Cambodia's hidden jungle temple
Maybe you've heard of Angkor Wat. But do you know about Beng Mealea?
Each week, we spotlight a dream vacation recommended by some of the industry's top travel writers. This week's pick is Beng Mealea, Cambodia.
Beng Mealea "gives plenty of hope to the Indiana Jones in all of us," said Dave Stamboulis at BBC. A half-hidden 12th-century temple located just 25 miles from Angkor Wat, it attracts none of the traffic jams, tourist buses, or trinket sellers associated with the more famous religious site, and it has a "forgotten, haunted look" that can make any visitor feel as if no one has wandered its grounds in generations. Until recently, Beng Mealea could only be reached by way of a dusty, potholed jungle road. Though the road has now been paved, the temple's out-of-the-way location still acts as "a wonderful deterrent to all but the most adventurous."
On the one-hour drive from Siem Reap, my taxi passes farmers on oxcarts, children playing by the roadside, and men on bicycles wearing krama, the traditional Khmer scarf. Like Angkor, which was built in the same style at roughly the same time, Beng Mealea is surrounded by a large moat. This place, however, "looks as though an earthquake has struck it." Some large structures still stand, but many have collapsed into piles of large stone blocks, and "nature has run riot." A recently built raised walkway lets visitors circle the site at a slight remove, but that approach "misses much of what makes Beng Mealea special."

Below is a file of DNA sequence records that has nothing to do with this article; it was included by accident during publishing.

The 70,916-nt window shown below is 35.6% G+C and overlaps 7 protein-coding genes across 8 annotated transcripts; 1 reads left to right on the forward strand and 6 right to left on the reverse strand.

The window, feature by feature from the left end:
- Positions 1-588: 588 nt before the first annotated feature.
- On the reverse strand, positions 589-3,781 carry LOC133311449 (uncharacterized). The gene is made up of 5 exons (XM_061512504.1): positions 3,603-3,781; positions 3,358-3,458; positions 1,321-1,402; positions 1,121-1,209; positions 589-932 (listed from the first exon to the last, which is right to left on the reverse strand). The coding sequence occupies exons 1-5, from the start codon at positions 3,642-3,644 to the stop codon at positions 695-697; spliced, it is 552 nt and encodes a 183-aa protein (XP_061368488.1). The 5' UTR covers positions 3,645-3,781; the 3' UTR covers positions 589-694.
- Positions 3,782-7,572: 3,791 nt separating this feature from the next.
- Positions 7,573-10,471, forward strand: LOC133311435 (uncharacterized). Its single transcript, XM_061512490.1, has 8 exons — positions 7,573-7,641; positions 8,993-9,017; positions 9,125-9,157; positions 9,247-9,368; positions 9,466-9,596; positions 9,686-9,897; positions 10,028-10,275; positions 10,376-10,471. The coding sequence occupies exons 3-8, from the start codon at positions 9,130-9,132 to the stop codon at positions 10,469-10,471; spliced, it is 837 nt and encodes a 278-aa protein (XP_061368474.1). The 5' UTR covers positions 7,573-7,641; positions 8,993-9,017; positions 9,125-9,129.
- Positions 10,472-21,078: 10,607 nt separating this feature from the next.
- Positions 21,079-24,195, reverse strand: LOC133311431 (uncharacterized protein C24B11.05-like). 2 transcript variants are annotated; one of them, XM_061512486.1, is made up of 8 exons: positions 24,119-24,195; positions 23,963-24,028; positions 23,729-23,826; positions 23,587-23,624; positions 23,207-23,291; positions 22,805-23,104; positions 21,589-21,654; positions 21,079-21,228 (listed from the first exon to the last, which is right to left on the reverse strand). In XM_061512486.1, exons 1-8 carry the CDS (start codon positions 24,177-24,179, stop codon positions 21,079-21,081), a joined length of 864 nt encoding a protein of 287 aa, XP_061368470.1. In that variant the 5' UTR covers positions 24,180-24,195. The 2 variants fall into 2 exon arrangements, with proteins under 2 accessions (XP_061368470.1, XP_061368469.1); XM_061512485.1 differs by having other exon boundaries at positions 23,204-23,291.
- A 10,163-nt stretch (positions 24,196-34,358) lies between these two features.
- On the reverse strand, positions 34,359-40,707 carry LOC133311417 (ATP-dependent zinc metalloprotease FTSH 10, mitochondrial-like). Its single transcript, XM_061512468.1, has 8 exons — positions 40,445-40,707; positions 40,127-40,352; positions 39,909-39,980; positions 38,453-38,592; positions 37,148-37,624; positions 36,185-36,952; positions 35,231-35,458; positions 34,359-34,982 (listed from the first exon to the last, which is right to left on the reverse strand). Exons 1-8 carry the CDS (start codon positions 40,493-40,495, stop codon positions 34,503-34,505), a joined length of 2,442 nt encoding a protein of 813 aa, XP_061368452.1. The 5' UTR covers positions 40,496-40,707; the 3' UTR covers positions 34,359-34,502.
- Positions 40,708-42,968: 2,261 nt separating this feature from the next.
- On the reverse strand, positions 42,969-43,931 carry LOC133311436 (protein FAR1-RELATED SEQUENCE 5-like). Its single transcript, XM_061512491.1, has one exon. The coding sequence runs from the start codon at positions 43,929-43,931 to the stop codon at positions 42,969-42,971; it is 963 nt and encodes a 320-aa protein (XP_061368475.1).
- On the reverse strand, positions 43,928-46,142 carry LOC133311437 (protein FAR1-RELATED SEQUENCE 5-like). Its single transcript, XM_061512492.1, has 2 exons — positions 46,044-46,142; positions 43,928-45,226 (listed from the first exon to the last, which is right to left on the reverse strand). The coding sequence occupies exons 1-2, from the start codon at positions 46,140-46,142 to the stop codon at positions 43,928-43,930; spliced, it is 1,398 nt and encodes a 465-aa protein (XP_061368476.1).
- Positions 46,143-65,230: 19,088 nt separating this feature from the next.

To really explore, ask to be guided by a member of the entry staff, who for a tip will lead you into the heart of the ruins. "You'll spend the next few hours clambering over verdant blocks and columns — through seemingly dead-end passages — and emerging from stone chimneys to find temple areas smothered in tree roots." During my last such excursion, I watched an Indian couple crawl hand in hand through a tunnel of fallen blocks, "agape when they emerged to find a towering temple wall crawling with vines above them." They were honeymooners, and though they were covered in sweat and dust, "they were glowing as if they'd just walked down the aisle."